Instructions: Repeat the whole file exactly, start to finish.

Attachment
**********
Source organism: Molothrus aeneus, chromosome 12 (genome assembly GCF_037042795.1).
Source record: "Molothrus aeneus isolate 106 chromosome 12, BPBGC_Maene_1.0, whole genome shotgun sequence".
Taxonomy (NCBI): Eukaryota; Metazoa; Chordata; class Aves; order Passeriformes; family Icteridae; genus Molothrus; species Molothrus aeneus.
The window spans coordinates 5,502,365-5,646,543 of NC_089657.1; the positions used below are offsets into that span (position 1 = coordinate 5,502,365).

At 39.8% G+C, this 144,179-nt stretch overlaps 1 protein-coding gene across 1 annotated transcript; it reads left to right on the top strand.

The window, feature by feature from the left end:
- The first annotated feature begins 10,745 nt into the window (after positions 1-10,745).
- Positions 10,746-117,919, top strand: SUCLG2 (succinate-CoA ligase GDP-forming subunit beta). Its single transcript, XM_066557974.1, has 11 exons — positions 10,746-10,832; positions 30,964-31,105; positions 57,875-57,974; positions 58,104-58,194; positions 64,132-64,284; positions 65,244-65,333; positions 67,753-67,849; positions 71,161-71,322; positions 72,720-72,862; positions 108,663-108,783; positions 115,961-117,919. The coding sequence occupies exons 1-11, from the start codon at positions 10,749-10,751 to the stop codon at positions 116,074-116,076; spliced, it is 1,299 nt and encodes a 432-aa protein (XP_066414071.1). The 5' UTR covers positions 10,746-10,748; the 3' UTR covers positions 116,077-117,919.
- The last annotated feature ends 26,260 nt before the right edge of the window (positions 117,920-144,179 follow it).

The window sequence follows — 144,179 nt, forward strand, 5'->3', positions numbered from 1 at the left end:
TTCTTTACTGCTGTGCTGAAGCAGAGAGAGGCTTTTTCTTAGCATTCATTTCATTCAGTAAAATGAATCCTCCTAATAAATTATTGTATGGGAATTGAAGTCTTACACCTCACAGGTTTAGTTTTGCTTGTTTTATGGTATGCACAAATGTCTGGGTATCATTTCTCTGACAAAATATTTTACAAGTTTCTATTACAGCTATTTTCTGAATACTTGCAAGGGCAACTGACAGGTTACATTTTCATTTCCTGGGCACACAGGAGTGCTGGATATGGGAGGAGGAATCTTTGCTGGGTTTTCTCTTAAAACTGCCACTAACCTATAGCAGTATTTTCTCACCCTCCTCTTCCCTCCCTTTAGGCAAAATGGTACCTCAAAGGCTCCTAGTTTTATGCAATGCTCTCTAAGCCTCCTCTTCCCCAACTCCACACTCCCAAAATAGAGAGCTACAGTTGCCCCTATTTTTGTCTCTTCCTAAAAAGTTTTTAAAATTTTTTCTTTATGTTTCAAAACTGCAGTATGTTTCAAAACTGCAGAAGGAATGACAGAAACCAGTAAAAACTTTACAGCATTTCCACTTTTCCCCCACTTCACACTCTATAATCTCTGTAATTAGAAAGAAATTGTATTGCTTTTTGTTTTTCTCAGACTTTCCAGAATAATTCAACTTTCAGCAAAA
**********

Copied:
Source organism: Molothrus aeneus, chromosome 12 (genome assembly GCF_037042795.1).
Source record: "Molothrus aeneus isolate 106 chromosome 12, BPBGC_Maene_1.0, whole genome shotgun sequence".
Taxonomy (NCBI): Eukaryota; Metazoa; Chordata; class Aves; order Passeriformes; family Icteridae; genus Molothrus; species Molothrus aeneus.
The window spans coordinates 5,502,365-5,646,543 of NC_089657.1; the positions used below are offsets into that span (position 1 = coordinate 5,502,365).

At 39.8% G+C, this 144,179-nt stretch overlaps 1 protein-coding gene across 1 annotated transcript; it reads left to right on the top strand.

The window, feature by feature from the left end:
- The first annotated feature begins 10,745 nt into the window (after positions 1-10,745).
- Positions 10,746-117,919, top strand: SUCLG2 (succinate-CoA ligase GDP-forming subunit beta). Its single transcript, XM_066557974.1, has 11 exons — positions 10,746-10,832; positions 30,964-31,105; positions 57,875-57,974; positions 58,104-58,194; positions 64,132-64,284; positions 65,244-65,333; positions 67,753-67,849; positions 71,161-71,322; positions 72,720-72,862; positions 108,663-108,783; positions 115,961-117,919. The coding sequence occupies exons 1-11, from the start codon at positions 10,749-10,751 to the stop codon at positions 116,074-116,076; spliced, it is 1,299 nt and encodes a 432-aa protein (XP_066414071.1). The 5' UTR covers positions 10,746-10,748; the 3' UTR covers positions 116,077-117,919.
- The last annotated feature ends 26,260 nt before the right edge of the window (positions 117,920-144,179 follow it).

The window sequence follows — 144,179 nt, forward strand, 5'->3', positions numbered from 1 at the left end:
TTCTTTACTGCTGTGCTGAAGCAGAGAGAGGCTTTTTCTTAGCATTCATTTCATTCAGTAAAATGAATCCTCCTAATAAATTATTGTATGGGAATTGAAGTCTTACACCTCACAGGTTTAGTTTTGCTTGTTTTATGGTATGCACAAATGTCTGGGTATCATTTCTCTGACAAAATATTTTACAAGTTTCTATTACAGCTATTTTCTGAATACTTGCAAGGGCAACTGACAGGTTACATTTTCATTTCCTGGGCACACAGGAGTGCTGGATATGGGAGGAGGAATCTTTGCTGGGTTTTCTCTTAAAACTGCCACTAACCTATAGCAGTATTTTCTCACCCTCCTCTTCCCTCCCTTTAGGCAAAATGGTACCTCAAAGGCTCCTAGTTTTATGCAATGCTCTCTAAGCCTCCTCTTCCCCAACTCCACACTCCCAAAATAGAGAGCTACAGTTGCCCCTATTTTTGTCTCTTCCTAAAAAGTTTTTAAAATTTTTTCTTTATGTTTCAAAACTGCAGTATGTTTCAAAACTGCAGAAGGAATGACAGAAACCAGTAAAAACTTTACAGCATTTCCACTTTTCCCCCACTTCACACTCTATAATCTCTGTAATTAGAAAGAAATTGTATTGCTTTTTGTTTTTCTCAGACTTTCCAGAATAATTCAACTTTCAGCAAAA